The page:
The current diagnostic criteria stated in the DSM-5 require the presence of at least 1 of the 3 contributing factors mentioned earlier, along with no body weight dissatisfaction.17 Dietary history, clinical and biological evaluations (such as assessment of dietary intake, physical examination, and laboratory tests), and the presence of clinical effects on physical health are used to diagnose substantial nutritional deficits in ARFID children.18
DSM-5 Diagnostic Criteria19
Avoidant Restrictive Food Intake Disorder
- An eating or feeding disturbance (e.g., apparent lack of interest in eating or food; avoidance based on the sensory characteristics of food; concern about aversive consequences of eating) as manifested by persistent failure to meet appropriate nutritional and/or energy needs associated with one (or more) of the following:
- Significant weight loss (failure to achieve expected weight gain or faltering growth in children).
- Significant nutritional deficiency.
- Dependence on enteral feeding or oral nutritional supplements.
- Marked interference with psychosocial functioning.
- The disturbance is not better explained by lack of available food or by an associated culturally sanctioned practice.
- The eating disturbance does not occur exclusively during the course of anorexia nervosa or bulimia nervosa, and there is no evidence of a disturbance in the way in which one’s body weight or shape is experienced.
- The eating disturbance is not attributable to a concurrent medical condition or not better explained by another mental disorder. When the eating disturbance occurs in the context of another condition or disorder, the severity of the eating disturbance exceeds that routinely associated with the condition or disorder and warrants additional clinical attention.
Comorbidities and Complications
People with eating disorders typically have psychiatric comorbidities (>70%). Mood and anxiety disorders, neurodevelopmental disorders, alcohol and substance use disorders, and personality disorders are the most typical psychiatric comorbidities.20 21 Eating disorders are more common in people with diabetes.16
Studies have demonstrated that Avoidant restrictive food intake disorder is more commonly seen among males and younger age groups.22 23 13
When compared to other eating disorders, ARFID showed higher rates of psychiatric comorbidities including OCD, anxiety disorders, learning disability, autism spectrum disorder, and cognitive impairment 2
The result of the long-term avoidance of a variety of food can eventually lead to the inability to supply the body with its nutritional demands causing insufficient growth and weight loss. However, this does not mean that low weight is needed to make the diagnosis, research has suggested that an ARFID diagnosis can be made in normal and overweight individuals.24
Treatment and management
Early detection of Avoidant restrictive food intake disorder requires a low threshold of suspicion, and treatment planning depends on making the distinction between ARFID and other eating disorders.3
Limited data is available regarding the treatment and management of ARFID cases. However, a few considerations should be kept in mind before starting any treatment. Factors that need to be reviewed include the degree of nutritional insufficiency, the impact of the condition on the patient’s social and psychological well-being, any weight changes or growth disturbances, and lastly whether the patient has been struggling with ARFID for a short or long period. Knowing the disorder’s duration is crucial since the treatment’s success largely depends on it.2 Short terms patients tend to have a better prognosis when compared to long-term sufferers. The reason behind this might be that people who have been suffering from this disorder for a short time still remember how their balanced diet used to be and tend to find it much easier to return to their normal eating habits.2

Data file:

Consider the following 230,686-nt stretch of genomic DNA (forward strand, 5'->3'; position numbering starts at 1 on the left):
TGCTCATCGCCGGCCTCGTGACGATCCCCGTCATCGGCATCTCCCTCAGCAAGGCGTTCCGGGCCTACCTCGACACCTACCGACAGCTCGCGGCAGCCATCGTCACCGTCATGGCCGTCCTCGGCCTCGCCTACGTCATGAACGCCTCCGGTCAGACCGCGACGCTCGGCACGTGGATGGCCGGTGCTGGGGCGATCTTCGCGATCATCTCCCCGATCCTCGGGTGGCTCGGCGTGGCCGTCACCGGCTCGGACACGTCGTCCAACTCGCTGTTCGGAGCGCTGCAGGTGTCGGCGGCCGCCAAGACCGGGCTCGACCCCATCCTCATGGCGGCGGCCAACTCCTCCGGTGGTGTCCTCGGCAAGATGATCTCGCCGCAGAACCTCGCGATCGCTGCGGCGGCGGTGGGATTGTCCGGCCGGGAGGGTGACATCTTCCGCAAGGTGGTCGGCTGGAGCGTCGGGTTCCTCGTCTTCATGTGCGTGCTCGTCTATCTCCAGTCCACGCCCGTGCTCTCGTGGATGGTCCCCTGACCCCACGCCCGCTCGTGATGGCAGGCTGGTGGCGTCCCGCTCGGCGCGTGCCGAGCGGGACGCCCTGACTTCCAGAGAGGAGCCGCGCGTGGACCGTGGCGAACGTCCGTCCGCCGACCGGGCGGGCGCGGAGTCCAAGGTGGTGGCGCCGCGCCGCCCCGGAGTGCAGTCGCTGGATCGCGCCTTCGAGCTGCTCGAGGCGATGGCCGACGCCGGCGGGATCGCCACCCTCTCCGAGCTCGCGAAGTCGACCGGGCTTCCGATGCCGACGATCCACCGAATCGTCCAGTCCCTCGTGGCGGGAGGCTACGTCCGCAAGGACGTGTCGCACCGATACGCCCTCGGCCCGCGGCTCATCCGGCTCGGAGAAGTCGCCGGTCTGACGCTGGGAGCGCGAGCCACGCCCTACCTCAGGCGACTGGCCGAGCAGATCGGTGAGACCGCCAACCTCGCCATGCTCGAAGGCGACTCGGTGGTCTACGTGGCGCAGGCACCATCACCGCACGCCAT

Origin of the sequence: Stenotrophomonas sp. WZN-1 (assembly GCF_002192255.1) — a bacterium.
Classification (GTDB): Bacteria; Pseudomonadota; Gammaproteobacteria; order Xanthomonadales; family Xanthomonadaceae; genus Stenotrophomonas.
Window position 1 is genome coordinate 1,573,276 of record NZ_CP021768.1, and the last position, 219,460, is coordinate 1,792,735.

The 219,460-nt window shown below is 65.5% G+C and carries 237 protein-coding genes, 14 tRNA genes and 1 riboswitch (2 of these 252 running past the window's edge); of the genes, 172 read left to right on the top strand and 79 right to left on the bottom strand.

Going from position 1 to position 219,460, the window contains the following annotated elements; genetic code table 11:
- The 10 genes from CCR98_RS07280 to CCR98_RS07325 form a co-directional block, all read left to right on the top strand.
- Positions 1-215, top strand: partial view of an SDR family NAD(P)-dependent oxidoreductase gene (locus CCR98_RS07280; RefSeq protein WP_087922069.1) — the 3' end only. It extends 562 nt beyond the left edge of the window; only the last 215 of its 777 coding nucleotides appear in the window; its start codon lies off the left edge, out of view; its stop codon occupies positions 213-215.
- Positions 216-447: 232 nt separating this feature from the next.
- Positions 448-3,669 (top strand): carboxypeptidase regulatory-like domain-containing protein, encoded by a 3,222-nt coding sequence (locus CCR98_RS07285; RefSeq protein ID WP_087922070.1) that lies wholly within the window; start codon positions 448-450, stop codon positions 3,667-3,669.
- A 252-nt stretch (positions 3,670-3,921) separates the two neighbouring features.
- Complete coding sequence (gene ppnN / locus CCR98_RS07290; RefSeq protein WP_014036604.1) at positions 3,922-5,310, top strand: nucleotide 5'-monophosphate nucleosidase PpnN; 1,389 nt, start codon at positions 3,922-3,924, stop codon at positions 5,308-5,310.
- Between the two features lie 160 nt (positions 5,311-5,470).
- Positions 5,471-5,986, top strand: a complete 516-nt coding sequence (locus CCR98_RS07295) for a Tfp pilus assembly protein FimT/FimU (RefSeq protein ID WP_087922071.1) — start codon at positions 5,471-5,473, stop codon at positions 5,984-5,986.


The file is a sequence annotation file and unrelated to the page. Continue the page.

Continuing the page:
Treatment options available include family-based treatment (FBT) which mainly encourages the parents to control the child or adolescent’s diet by making sure to increase the quantity and the variability of food in each meal.25
Cognitive behavioral therapy
Cognitive behavioral therapy (CBT) has also been mentioned in several case reports and case series which involves eating meals regularly, exposure and response prevention, monitoring food intake, and relaxation training.25 26 27 For example, a case study describes the presentation and treatment of a 42-year-old man who claimed to be a restrictive eater throughout his childhood. 28 Since adolescence, he had failed to fulfill the recommended nutritional intake with one meal at night and 10 to 20 standard alcoholic beverages. Ten cognitive behavioral therapy sessions were provided. At the 1-month follow-up, improvements in food intake and alcohol consumption were noticed at the completion of treatment, as well as reductions in depression, anxiety, and stress. However, at the 3-month follow-up, excessive drinking had returned, along with an increase in negative affect and eating-related impairment, suggesting that this population may benefit from longer-term therapy.28
An alternative option available for hospitalized ARFID patients is tube feeding. Although it can be vital in certain cases, a study has suggested the risk of developing dependence on tube feeding and how it can negatively impact the patient’s oral intake.29
Lastly, studies have suggested the effectiveness of giving drugs as an adjuvant therapy in the treatment of ARFID to ease meal consumption and promote weight gain.30 31 32 In a retrospective study of 14 children and adolescents, an increase in weight was noticed after prescribing mirtazapine to them.30 Added research showed that mirtazapine use in ARFID patients was associated with a higher rate of weight gain when compared to the use of a standard weight restoration program.30 In a similar study on 9 patients, the outcome of administering olanzapine was also a significant increase in weight. The effectiveness of D-cycloserine (DCS) was also tested in a double-blind randomized placebo-controlled trial and the results showed that patients given DCS had experienced fewer disturbances when it comes to their mealtime and faster bite swallowing when compared to placebo patients.25
Eating disorders are a growing issue that should be seriously addressed and dealt with. Investigations and care should be provided as soon as possible to minimize the complications and to have an overall better outcome. Avoidant restrictive food intake disorder is a new diagnosis that was first introduced in the DSM-5 describing a group of patients that lack body image concerns making it unique from other eating disorders previously mentioned in the DSM-4. Even with growing research, no standard treatment for all ARFID patients is found and little is known about the management of adults.10References...